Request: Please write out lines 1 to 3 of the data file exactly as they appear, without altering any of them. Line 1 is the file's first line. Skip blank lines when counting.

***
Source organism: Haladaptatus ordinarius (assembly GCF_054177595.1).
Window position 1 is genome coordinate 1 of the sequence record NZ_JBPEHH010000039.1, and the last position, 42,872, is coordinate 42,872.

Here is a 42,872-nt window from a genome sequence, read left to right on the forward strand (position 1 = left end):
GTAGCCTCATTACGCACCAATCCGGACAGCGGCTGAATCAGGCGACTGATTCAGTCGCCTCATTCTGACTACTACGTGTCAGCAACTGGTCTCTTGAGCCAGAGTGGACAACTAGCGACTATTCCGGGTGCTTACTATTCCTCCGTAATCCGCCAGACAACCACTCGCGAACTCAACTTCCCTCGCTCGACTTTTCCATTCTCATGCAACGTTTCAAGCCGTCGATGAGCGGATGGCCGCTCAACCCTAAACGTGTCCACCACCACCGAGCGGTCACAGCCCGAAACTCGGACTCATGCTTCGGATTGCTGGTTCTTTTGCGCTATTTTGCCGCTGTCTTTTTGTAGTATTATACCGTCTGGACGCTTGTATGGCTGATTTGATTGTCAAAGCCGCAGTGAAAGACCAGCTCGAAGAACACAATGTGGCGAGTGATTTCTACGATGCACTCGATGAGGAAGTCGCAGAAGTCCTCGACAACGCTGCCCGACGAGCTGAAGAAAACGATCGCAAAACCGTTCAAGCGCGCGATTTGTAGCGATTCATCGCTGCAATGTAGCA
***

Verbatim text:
Source organism: Haladaptatus ordinarius (assembly GCF_054177595.1).
Window position 1 is genome coordinate 1 of the sequence record NZ_JBPEHH010000039.1, and the last position, 42,872, is coordinate 42,872.

Here is a 42,872-nt window from a genome sequence, read left to right on the forward strand (position 1 = left end):